Listening to our favourite song wasn’t easy.
These days if you want to listen to your favourite song you can just press the repeat button on the player but when we were growing up you’d have to actually rewind the tape…yep that’s right no music players, no CDs…it was all about the cassette tapes.
Tablet computers…nope not even a PC
There was no such thing as a tablet, not even a laptop. Most people didn’t even have a PC at home, my primary school only had one PC in the whole school and no one really knew what to do with it.
Yep you crazy kids heard that right, back in the day we didn’t have the internet. Wanted to know something, well you’d have to find it in an encyclopedia (that’s a big book). With no internet also meant no Facebook, Twitter, eBay none of that was around.
…But when it did arrive, well it was slow
Instant speeds…nope, download a film…nope. When the internet arrived it was slow so very very slow. Webpages took minutes to load, there was no way you could download stuff or even think about watching movies online.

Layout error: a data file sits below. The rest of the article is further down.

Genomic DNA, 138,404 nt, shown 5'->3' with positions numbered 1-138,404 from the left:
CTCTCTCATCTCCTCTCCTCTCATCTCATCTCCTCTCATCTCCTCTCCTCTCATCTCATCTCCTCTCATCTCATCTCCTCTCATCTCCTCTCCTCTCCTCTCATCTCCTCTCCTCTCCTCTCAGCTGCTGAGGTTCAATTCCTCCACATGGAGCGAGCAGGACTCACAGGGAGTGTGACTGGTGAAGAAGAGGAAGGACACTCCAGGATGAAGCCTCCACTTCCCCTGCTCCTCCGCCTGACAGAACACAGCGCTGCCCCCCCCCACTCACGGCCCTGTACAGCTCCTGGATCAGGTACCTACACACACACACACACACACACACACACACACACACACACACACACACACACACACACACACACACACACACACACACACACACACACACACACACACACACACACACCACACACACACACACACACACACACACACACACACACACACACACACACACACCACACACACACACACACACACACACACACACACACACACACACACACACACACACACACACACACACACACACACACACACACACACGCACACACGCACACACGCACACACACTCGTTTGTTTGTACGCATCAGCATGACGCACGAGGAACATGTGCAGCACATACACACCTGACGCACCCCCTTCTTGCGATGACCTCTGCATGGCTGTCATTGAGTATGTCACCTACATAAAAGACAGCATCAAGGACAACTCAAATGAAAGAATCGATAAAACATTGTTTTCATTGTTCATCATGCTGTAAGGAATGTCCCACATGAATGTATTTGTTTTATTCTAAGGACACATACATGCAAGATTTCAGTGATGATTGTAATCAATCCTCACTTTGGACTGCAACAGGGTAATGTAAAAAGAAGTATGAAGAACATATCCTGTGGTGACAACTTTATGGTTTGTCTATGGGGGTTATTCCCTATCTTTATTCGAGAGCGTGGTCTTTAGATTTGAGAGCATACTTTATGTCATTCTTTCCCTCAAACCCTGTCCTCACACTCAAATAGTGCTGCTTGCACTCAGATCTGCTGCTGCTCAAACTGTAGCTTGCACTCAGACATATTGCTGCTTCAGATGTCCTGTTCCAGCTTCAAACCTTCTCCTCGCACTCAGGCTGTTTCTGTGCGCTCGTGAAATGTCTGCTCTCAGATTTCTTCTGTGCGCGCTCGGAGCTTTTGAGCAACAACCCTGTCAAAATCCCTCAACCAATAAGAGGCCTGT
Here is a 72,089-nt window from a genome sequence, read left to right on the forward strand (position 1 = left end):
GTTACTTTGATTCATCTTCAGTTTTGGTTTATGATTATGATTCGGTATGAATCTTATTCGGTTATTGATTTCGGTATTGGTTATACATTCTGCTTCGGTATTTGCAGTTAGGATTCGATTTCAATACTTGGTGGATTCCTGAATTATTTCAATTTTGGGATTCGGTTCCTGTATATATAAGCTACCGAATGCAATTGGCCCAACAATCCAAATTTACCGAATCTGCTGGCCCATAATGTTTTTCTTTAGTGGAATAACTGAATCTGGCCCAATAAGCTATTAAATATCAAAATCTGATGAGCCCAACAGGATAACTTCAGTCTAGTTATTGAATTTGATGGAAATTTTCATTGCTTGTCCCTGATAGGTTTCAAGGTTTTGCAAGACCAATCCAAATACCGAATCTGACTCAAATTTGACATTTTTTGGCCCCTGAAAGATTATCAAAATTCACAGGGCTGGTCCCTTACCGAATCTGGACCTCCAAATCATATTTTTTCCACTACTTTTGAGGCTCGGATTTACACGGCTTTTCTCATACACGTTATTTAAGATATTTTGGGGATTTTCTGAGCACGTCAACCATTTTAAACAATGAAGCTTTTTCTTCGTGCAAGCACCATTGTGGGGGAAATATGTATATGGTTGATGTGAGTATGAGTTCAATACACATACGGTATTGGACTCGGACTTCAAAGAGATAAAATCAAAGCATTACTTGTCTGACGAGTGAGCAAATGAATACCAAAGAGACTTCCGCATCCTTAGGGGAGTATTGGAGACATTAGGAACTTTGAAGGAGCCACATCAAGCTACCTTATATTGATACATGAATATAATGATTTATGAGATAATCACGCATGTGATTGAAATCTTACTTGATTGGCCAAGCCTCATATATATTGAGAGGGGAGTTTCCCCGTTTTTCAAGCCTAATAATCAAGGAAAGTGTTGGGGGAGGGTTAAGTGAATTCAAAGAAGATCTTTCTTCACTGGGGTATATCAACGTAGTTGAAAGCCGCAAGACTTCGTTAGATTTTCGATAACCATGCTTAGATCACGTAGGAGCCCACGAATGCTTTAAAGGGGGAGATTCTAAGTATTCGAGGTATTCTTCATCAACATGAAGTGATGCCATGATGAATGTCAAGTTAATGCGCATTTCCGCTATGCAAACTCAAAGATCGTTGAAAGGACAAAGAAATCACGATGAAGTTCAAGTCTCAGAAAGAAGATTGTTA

What the…the internets cut out
The really brilliant thing about the internet was the fact that as it was dial up no one could phone the land line as it would give a busy tone. The downside was that if someone picked up the phone it would cut out the internet connection and you’d have to start all over again.
What…where’s all the TV channels
With TV these days there’s always something on due to the fact we have 100s of channels but growing up there was just 4 channels.
Changing the TV Channel
While watching one of these channels and you fancied seeing what else was on or turning the volume up…well that would involve you getting up and walking to the TV set and pressing buttons. You read that right…we have no TV remotes.
Ring Ring…damn it
If your phone rings its normally right there next to you, back in historical times the phone was attached to the wall and was corded so you couldn’t just walk around talking oh no you needed a telephone table and seat.
What other things can you think of that our children won’t understand?
By Darren Coleshill